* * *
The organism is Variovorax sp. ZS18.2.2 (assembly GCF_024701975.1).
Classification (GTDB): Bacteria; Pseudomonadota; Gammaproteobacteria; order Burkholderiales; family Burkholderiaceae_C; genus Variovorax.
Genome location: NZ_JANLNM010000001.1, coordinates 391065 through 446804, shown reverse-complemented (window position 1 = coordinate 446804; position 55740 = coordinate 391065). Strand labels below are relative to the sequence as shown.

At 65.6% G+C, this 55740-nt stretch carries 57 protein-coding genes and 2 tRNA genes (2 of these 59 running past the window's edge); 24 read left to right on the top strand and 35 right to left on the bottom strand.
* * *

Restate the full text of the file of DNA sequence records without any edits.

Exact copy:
The organism is Variovorax sp. ZS18.2.2 (assembly GCF_024701975.1).
Classification (GTDB): Bacteria; Pseudomonadota; Gammaproteobacteria; order Burkholderiales; family Burkholderiaceae_C; genus Variovorax.
Genome location: NZ_JANLNM010000001.1, coordinates 391065 through 446804, shown reverse-complemented (window position 1 = coordinate 446804; position 55740 = coordinate 391065). Strand labels below are relative to the sequence as shown.

At 65.6% G+C, this 55740-nt stretch carries 57 protein-coding genes and 2 tRNA genes (2 of these 59 running past the window's edge); 24 read left to right on the top strand and 35 right to left on the bottom strand.